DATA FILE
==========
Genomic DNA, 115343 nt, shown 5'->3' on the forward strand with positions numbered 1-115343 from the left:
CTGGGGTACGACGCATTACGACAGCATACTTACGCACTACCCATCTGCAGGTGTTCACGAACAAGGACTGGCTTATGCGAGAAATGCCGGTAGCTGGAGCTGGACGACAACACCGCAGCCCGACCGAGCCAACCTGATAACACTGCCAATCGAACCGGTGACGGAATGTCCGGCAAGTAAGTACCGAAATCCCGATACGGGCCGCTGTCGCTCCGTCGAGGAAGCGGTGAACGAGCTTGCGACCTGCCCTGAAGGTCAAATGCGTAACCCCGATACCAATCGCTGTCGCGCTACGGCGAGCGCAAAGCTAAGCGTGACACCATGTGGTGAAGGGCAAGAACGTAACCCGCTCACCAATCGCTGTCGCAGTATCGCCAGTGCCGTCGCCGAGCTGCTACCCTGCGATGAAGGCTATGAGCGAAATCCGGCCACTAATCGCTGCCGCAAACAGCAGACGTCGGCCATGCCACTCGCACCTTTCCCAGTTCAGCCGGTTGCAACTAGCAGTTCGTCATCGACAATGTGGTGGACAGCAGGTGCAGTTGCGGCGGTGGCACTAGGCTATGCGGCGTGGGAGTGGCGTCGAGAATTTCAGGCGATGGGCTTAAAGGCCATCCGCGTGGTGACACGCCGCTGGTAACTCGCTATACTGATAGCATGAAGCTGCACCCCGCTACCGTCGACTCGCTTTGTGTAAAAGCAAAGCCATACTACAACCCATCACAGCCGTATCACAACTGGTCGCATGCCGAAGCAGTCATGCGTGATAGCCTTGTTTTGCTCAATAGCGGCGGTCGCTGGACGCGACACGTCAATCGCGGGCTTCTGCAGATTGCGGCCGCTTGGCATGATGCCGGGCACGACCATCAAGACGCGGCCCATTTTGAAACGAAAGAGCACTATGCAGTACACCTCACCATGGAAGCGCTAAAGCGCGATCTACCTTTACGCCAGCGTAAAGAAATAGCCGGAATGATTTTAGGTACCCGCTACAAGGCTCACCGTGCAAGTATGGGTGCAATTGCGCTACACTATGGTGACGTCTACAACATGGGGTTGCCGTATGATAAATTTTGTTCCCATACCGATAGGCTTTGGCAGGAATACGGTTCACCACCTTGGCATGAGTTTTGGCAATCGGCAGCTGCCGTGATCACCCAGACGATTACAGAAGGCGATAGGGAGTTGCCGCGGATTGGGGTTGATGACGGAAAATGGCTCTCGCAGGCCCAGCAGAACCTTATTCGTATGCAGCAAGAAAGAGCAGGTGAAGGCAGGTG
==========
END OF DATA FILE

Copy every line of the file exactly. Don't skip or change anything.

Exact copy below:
Genomic DNA, 115343 nt, shown 5'->3' on the forward strand with positions numbered 1-115343 from the left:
CTGGGGTACGACGCATTACGACAGCATACTTACGCACTACCCATCTGCAGGTGTTCACGAACAAGGACTGGCTTATGCGAGAAATGCCGGTAGCTGGAGCTGGACGACAACACCGCAGCCCGACCGAGCCAACCTGATAACACTGCCAATCGAACCGGTGACGGAATGTCCGGCAAGTAAGTACCGAAATCCCGATACGGGCCGCTGTCGCTCCGTCGAGGAAGCGGTGAACGAGCTTGCGACCTGCCCTGAAGGTCAAATGCGTAACCCCGATACCAATCGCTGTCGCGCTACGGCGAGCGCAAAGCTAAGCGTGACACCATGTGGTGAAGGGCAAGAACGTAACCCGCTCACCAATCGCTGTCGCAGTATCGCCAGTGCCGTCGCCGAGCTGCTACCCTGCGATGAAGGCTATGAGCGAAATCCGGCCACTAATCGCTGCCGCAAACAGCAGACGTCGGCCATGCCACTCGCACCTTTCCCAGTTCAGCCGGTTGCAACTAGCAGTTCGTCATCGACAATGTGGTGGACAGCAGGTGCAGTTGCGGCGGTGGCACTAGGCTATGCGGCGTGGGAGTGGCGTCGAGAATTTCAGGCGATGGGCTTAAAGGCCATCCGCGTGGTGACACGCCGCTGGTAACTCGCTATACTGATAGCATGAAGCTGCACCCCGCTACCGTCGACTCGCTTTGTGTAAAAGCAAAGCCATACTACAACCCATCACAGCCGTATCACAACTGGTCGCATGCCGAAGCAGTCATGCGTGATAGCCTTGTTTTGCTCAATAGCGGCGGTCGCTGGACGCGACACGTCAATCGCGGGCTTCTGCAGATTGCGGCCGCTTGGCATGATGCCGGGCACGACCATCAAGACGCGGCCCATTTTGAAACGAAAGAGCACTATGCAGTACACCTCACCATGGAAGCGCTAAAGCGCGATCTACCTTTACGCCAGCGTAAAGAAATAGCCGGAATGATTTTAGGTACCCGCTACAAGGCTCACCGTGCAAGTATGGGTGCAATTGCGCTACACTATGGTGACGTCTACAACATGGGGTTGCCGTATGATAAATTTTGTTCCCATACCGATAGGCTTTGGCAGGAATACGGTTCACCACCTTGGCATGAGTTTTGGCAATCGGCAGCTGCCGTGATCACCCAGACGATTACAGAAGGCGATAGGGAGTTGCCGCGGATTGGGGTTGATGACGGAAAATGGCTCTCGCAGGCCCAGCAGAACCTTATTCGTATGCAGCAAGAAAGAGCAGGTGAAGGCAGGTG